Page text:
Bloating is a common symptom that women experience after eating and could be caused by the content of the food being consumed. There are many components of food that may react with the bacteria in your gut which produce symptoms such as gas, bloating, and changes in stool function. Continue reading to learn how gluten may be the culprit behind your symptoms of bloating after meals.
Bloating After a Meal
One of the biggest complaints among individuals with small intestinal problems is feeling bloated all of the time. There are several explanations for why bloating can occur including reacting to certain sugars and/or proteins found in the foods you eat, having dysbiosis present, not chewing foods adequately, being lactose intolerant, and increasing dietary fiber too fast, among others!
One of the most common reasons for bloating after meals is bacteria found in your small intestine reacting to natural sugars found in foods called FODMAPs - Fermentable Oligosaccharides Disaccharides Monosaccharides and Polyols. But, that’s not the only part of food that may be contributing to your bloat. Certain proteins found in foods, such as gluten or wheat agglutinin can contribute to feeling bloated after meals.
The latter is an example of a condition called Non-Celiac Gluten Sensitivity (NCGS). And, if you’ve ruled out common “low-hanging fruit” reasons for bloating such as not chewing your foods properly or a meal with high sodium content, NCGS could be to blame. For the purposes of this blog, we will be discussing NCGS. The question, “Can gluten cause bloating?” will finally be answered.
Patients who suffer from Non-Celiac Gluten Sensitivity are no strangers to misaligned gut sensations. Gluten is a seemingly innocuous molecule - one of several proteins found in wheat-containing grains such as wheat, barley, and rye; but, for gluten-sensitive individuals, the consumption of gluten can lead to several symptoms, not all confined to the gastrointestinal tract.
Common Symptoms of Gluten Intolerance
Bloating: As mentioned earlier, gluten intolerance can lead to abdominal bloating, discomfort, and gas.
Diarrhea or Constipation: Some individuals with gluten intolerance experience changes in their bowel movements, swinging between diarrhea and constipation.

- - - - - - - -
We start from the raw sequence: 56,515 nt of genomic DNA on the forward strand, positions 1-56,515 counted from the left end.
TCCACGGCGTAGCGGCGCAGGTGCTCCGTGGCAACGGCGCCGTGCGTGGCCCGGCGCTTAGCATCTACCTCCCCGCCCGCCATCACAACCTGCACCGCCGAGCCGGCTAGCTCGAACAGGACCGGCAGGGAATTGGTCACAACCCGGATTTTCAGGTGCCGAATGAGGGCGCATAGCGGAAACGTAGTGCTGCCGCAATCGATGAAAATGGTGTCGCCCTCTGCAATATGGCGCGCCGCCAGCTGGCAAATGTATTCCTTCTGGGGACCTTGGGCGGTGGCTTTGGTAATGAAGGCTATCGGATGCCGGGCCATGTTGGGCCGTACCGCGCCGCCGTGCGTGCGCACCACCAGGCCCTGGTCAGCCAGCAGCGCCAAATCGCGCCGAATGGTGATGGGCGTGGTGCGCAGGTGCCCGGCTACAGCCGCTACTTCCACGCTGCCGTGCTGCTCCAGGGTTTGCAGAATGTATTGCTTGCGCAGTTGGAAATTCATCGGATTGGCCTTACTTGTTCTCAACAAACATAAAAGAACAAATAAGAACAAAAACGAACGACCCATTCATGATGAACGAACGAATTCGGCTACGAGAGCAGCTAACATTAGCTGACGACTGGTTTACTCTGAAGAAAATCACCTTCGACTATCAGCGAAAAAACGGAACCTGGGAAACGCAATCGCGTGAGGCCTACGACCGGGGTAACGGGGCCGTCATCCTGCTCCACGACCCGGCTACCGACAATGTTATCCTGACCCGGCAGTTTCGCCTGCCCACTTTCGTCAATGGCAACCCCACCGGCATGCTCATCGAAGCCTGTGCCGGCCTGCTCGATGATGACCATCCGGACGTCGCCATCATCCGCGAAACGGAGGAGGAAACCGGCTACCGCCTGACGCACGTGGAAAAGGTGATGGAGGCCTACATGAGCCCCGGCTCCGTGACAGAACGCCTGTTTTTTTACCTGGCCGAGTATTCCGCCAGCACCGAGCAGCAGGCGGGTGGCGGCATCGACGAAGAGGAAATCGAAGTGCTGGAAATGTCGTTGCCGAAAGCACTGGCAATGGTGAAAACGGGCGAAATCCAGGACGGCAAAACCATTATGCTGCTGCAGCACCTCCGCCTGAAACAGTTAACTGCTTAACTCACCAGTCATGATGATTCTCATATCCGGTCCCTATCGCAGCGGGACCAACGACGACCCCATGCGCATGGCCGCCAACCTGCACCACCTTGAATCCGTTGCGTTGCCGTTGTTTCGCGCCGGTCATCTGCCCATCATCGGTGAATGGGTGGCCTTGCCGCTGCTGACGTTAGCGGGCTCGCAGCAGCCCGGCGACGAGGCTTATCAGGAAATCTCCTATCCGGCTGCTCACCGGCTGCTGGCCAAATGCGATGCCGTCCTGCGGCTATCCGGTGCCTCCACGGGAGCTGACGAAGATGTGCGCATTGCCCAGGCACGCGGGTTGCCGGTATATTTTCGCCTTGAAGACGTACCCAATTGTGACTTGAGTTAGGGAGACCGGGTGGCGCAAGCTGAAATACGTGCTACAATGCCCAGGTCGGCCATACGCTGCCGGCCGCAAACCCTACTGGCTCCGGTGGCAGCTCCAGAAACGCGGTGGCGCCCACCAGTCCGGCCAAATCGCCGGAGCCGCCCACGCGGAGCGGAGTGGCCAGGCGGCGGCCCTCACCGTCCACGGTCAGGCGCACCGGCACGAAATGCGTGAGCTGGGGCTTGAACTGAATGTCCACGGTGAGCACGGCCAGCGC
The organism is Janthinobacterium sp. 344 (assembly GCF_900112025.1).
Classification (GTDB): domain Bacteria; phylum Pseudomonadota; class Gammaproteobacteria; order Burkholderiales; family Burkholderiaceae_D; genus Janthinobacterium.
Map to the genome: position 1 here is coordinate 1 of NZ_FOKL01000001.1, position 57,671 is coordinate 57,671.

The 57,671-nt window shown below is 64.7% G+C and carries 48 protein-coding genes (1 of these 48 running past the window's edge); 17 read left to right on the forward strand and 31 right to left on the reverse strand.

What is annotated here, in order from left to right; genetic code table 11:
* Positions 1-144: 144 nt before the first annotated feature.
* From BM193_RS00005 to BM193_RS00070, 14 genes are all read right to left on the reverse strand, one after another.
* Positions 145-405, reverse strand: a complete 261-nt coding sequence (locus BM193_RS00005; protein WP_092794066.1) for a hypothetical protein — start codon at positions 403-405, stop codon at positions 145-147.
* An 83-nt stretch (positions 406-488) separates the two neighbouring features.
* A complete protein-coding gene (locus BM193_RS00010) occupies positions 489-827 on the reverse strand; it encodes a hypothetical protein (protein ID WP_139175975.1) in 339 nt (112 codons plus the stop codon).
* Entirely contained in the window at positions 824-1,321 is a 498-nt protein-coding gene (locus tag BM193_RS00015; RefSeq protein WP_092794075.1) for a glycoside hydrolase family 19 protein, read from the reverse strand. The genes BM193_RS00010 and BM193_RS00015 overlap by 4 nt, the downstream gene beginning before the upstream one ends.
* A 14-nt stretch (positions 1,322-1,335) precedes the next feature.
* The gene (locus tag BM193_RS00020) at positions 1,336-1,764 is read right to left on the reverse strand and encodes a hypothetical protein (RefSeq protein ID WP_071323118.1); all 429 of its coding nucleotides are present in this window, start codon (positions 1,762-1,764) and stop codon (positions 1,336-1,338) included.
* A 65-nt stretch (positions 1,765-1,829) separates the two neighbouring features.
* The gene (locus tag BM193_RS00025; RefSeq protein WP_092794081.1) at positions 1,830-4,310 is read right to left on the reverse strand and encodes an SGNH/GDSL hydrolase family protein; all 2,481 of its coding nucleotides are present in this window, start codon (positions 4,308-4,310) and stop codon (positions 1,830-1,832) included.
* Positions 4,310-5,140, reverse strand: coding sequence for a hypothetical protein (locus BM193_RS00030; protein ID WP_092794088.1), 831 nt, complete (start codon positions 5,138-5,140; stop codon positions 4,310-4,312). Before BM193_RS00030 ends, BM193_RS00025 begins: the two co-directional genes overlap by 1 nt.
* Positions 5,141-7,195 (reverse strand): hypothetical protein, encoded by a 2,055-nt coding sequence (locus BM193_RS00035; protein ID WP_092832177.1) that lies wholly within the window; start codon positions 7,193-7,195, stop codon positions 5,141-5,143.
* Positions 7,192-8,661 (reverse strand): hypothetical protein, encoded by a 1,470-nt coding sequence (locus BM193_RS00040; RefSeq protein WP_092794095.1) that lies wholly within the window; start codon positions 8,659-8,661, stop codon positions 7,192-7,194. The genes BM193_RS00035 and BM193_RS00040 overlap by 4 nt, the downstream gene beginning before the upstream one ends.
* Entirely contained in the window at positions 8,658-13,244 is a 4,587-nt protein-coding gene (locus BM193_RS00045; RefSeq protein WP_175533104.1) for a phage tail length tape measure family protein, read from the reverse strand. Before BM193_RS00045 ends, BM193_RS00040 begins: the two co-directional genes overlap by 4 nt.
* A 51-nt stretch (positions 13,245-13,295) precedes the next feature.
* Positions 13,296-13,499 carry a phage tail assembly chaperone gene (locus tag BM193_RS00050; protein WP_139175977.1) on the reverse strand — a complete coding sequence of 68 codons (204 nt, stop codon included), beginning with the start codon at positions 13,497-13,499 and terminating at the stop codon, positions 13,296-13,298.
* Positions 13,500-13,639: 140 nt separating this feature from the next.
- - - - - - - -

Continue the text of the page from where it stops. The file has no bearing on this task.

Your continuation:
Fatigue: Chronic fatigue is a common symptom of gluten intolerance and can be attributed to the picture of “leaky gut”.
Brain Fog: Gluten intolerance may cause cognitive issues such as poor concentration and memory problems.
Joint and Muscle Pain: Unexplained joint and muscle pain may be related to gluten intolerance due to “leaky gut”.
Mood Disturbances: Individuals with gluten sensitivity might experience mood swings and depression, which can further affect those already dealing with depression.
Ways to Reduce Bloating After Meals
If you suspect that gluten, gluten intolerance, or gluten sensitivity may be contributing to your symptoms of bloat, there are several interventions you can try to find relief.
Make sure to chew your food. Aim for 20-30 chews each bite of food you take into your mouth. Proper chewing of food helps to jumpstart the rest of your digestion and can ease feelings of bloat after meals.
Remove gluten and all gluten-containing products from your diet for 3 months (and then reintroduce). This intervention will take the guesswork out of knowing or not knowing if gluten causes you to bloat.
Explore foods that reduce bloating such as ginger, peppermint, fennel, and probiotic sources like Greek yogurt and
PRO TIP: Sipping on ginger tea after meals can ease feelings of digestive discomfort
Experiment with taking Betaine HCl or digestive enzymes.
Caution: Taking Betaine HCl is contraindicated in those who suffer from ulcers.
Work with a Functional Medicine-trained Nutritionist who specializes in gut health. They can help you determine if NCGS is present and help you create a treatment plan that will fit into your life.
Gluten can be quite the buzz-word, even today in 2023! While gluten intolerance and/or sensitivity can contribute to bloating and discomfort after meals, there could be something deeper going on that is causing the gluten sensitivity in the first place. It’s essential to work with a trusted healthcare professional for an accurate diagnosis and subsequent treatment plan tailored to your unique needs and situation. By working with a functional medicine nutritionist, you will be better able to expand your diet as much as possible while avoiding offending foods unique to you. In some cases, you may even be able to enjoy small amounts of gluten once the root cause of why you were reactive to gluten is figured out! It can take some work up front, but the deeper understanding you can gain from understanding what caused your gluten sensitivity can be freeing and can help you feel your best.
Want help with your symptoms of bloat? Contact Bri for help.
Keep Calm and Feed Your Microbiome!
Certified Nutrition Specialist